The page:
Serenity #2: Stepping Out

Serenity #2: Stepping Out (2005)
by Realbuzz Studios | Barbour Books
96 Pages - Full Color [ Youth / Youth Interest / Teen Fiction ]

Story and Creation - Buzz Dixon
Art - Min Kwon
Original Character Designs - Drigz Abrot

Publisher summary: The lonely teen with the blue hair is slowly warming up to the Christian kids who've made her their "project". . .but when Serenity wrecks Kimberly's car and refuses to take responsibility, the prayer club decides some "tough love" is in order. Can Serenity understand that their actions are really for her own good? This full-color graphic novel features a compelling storyline, realistic dialogue, and a solid biblical message for today's reader.

Ann's Review - UC's Review

Reviewer: Psycho Ann | Contact | 3 March 2006

I'm glad to see there are improvements in the second volume. Since there's no way for the graphics and presentation to jump incredibly between volumes, I'll focus on saying what I missed saying last time and touch back on some old comments. Therefore, this review will be slightly shorter in word-count (and I predict, as more improvements come in subsequent volumes, will continue progressively getting shorter).

I won't say much about the story itself since UC provided a much better in-depth review for that below.

General Volume Thoughts

The fact that there was virtually no slang was probably the best improvement storytelling-wise. The characters are more fleshed out and this time the chapters focus on themes of alcoholism, prayer (totally saw the serenity prayer thing coming--just didn't expect it this soon), turning the other cheek, and other minor messages.

Whenever Serenity and Kimberly are on the same page, the word "cat fight" pops up in mind. With Derek revealing that he and Kimberly aren't exactly "going steady", it seems the love triangle has been officially started. Kimberly is really possessive; very common in shoujo manga love triangles which might give Derek incentive to drift towards Serenity.

I just hope that Kimberly doesn't spiral down into what I call the "Shiori-rival" which is basically a long-haired, beautiful, and nice love rival to the protagonist who suffer from varying degrees of Possessive Personality Disorder and gets very ugly, very fast, when it comes to the male protagonist. Shiori from the series Mars and Shiori from the series Garasu no Kamen (Glass Mask) are both exemplar characters of this phenomenon as they are so similar to many other extreme love rivals found in shoujo manga. Long dark hair, very pretty, coming from good families, nice, have an upper hand on the male protagonist--and are so possessive of their love interest they will try anything to get them even threats of (and attempts at) suicide. I doubt Kimberly will ever get close to such a stage as 1) she's a Christian and 2) this is a Christian manga geared towards the younger audience. Which is good, because Shiori of Garasu no Kamen is so universally hated it's funny. Yes, I dislike her immensely as well, but that's another rant for another day.

Speaking of male protagonists, we know more about Derek and see more sides to him as well in this volume. But I still have little interest in his character. The rest of the young male cast are basically invisible this time, but I predict future chapters dedicated to them. It's understandable that certain sub-characters will disappear during certain arcs, but I found myself not caring since there wasn't enough exposure to them in the first place. Pastor Calvin shows his "bad" side which is good because it's realistic as a father. Mr. Grandy started out as a decent character and I personally think his hook-for-a-hand is the coolest thing I've seen in Serenity so far.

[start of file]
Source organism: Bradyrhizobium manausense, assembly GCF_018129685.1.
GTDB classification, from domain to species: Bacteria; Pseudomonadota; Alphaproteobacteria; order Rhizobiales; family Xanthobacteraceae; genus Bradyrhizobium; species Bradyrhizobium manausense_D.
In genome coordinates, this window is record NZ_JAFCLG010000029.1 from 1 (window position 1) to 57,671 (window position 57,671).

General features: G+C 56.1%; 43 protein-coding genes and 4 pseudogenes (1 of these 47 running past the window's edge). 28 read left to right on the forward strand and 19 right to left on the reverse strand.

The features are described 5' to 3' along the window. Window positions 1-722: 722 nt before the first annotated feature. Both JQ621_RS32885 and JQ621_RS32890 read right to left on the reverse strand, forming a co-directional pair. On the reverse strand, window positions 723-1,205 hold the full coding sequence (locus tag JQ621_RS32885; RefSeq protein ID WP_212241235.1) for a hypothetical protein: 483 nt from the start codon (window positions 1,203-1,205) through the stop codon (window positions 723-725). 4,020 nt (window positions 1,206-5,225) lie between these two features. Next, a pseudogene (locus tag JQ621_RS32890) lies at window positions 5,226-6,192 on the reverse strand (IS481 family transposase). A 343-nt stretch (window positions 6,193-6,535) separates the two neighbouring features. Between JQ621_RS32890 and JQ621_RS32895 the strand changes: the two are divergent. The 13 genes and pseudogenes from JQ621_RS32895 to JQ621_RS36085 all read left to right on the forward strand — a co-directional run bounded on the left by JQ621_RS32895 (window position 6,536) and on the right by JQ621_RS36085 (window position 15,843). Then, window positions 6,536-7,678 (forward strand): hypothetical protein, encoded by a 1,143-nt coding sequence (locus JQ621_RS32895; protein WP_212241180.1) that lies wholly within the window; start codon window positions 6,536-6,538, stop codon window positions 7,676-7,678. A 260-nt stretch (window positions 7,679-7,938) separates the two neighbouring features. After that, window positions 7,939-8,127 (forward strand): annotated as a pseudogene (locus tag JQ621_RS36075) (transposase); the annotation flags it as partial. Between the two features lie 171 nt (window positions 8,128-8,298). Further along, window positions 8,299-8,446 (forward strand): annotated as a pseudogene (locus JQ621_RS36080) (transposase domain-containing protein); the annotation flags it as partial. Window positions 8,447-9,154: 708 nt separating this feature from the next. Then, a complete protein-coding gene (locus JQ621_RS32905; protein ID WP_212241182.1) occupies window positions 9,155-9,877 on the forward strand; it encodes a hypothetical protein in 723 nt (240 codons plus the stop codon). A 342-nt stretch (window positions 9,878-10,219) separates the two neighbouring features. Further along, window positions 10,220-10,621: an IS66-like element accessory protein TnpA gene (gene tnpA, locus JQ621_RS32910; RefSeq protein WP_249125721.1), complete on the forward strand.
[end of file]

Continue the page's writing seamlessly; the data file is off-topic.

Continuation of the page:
A lot of people commented (negatively, from what I heard) on the 12-Step recovery program list. For me, I got to the page, thought "this reminds me of something out of Highlights For Children (which is not bad, but somewhat out of place), and moved on. Then I decided that I guess I should read it through for the review. I got to #3 and found myself just skimming the rest. I don't know, maybe if it was just mentioned in the comic pages then listed in the end-notes it would garner better attention. It's just something I don't feel like reading in the pages of the comic itself for some reason. I also was surprised to see it's the "God-version" as I thought the program was from the school and therefore secular. It seemed a bit weird that the school will endorse a Christian teen program without having them tone down any "God-talk" as not to hurt the sensibilities of non-Christian students. And in a recovery program, you would think many of them wouldn't be Christian. There might be a good reason for this, but I feel it was inadequately addressed.

There are a bit more funny moments and I feel the comedic pacing is much better this time. "Pizza Puka", Serenity's Early Modern English aka KJV prayer attempt, the classified ads, and some clever more subtle gags all made me smile. I do however, dislike the usage of super-deformed "inner thoughts" (ex. Lori punting Serenity and Serenity to hammer Sally) because it isn't executed well. Not really the art itself, but how it is placed in the scene really doesn't work. The "split face" device used when Serenity was caught and Kimberly has her inner debate is not working for me for similar reasons, not to mention it is distracting and sudden.